You’ll Never Guess Who Is Benefitting Most from Affirmative Action

You’ll Never Guess Who Is Benefitting Most from Affirmative Action

Hint: It’s not Black people.

Published June 27th

After the Supreme Court upheld a decision to protect affirmative action programs from being affected, a new study reveals that it may actually more helpful to those trying to tear it down.

In the 2014 Cooperative Congressional Election Study, 66 percent of white people between 17 and 34 claim that they are opposed to affirmative action. Surely, they probably assume that a program like affirmative action will take away from the opportunities for white people.

However, the complexities of affirmative action go beyond the assumptions that it’s just about race. The original intention behind affirmative action was to pressure institutions that take federally funded money (i.e. colleges and work place) to make sure that all applicants are employed and employees or students are treated without regard to their race.

Although it may appear that affirmative action is put into place to help people of color, it actually plays a crucial role in aiding white women. The percentage of women physicians in this country has risen nearly 20 percent, and women typically outnumber men on college campuses; however, when we talk about women gaining these benefits, we are talking about white women.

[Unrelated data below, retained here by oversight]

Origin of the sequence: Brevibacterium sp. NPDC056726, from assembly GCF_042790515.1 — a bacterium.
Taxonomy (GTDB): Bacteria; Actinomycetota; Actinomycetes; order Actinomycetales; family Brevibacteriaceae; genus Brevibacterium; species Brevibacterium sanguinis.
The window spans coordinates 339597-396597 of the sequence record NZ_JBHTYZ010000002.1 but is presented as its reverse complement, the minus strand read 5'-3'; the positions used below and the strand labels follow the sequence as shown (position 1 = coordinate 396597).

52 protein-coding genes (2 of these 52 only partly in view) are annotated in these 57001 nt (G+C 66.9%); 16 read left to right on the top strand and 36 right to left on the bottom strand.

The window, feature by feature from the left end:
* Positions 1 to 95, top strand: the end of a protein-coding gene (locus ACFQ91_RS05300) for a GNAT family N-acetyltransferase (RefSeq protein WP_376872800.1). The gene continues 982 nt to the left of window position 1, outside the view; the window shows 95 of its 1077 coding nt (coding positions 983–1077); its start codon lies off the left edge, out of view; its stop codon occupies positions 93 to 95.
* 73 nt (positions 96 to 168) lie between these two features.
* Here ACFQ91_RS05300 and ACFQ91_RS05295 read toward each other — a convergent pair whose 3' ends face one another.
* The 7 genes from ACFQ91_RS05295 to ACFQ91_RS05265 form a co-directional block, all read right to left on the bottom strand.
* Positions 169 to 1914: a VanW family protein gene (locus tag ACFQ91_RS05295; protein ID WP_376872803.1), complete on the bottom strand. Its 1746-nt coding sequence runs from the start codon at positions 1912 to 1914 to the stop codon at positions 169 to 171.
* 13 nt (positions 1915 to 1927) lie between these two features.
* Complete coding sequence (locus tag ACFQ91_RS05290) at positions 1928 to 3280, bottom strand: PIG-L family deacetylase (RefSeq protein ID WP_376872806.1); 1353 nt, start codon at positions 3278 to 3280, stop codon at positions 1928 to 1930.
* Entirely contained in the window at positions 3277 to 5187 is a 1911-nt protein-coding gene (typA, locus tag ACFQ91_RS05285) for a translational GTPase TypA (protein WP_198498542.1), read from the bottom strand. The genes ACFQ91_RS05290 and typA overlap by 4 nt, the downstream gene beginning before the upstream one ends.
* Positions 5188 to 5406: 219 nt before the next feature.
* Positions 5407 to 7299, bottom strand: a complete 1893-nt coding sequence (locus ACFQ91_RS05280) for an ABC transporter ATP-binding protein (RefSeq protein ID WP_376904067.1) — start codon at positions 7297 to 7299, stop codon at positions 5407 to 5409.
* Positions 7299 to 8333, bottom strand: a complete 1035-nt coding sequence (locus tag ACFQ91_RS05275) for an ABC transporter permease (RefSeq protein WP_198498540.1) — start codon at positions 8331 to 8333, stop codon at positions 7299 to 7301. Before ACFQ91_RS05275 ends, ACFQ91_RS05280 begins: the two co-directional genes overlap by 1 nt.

It's ironic that Abigail Fisher, a white woman who claimed that affirmative action kept her from attending the University of Texas, when in reality she is prime candidate to reap the lifelong benefits of such a program.

When a white woman is accepted into a top university and then goes on to secure a job because of the ideals of affirmative action, she is more than likely going to be making more money than most other women of color. Now, many of these women fight for monetary equality in the work place, yet the equality is based on the scale of white employees. There will have to be a longer and louder fight to elevate Black and Latina women to the same level as white women. 

Written by Rachel Herron

(Photo: Mark Wilson/Getty Images)

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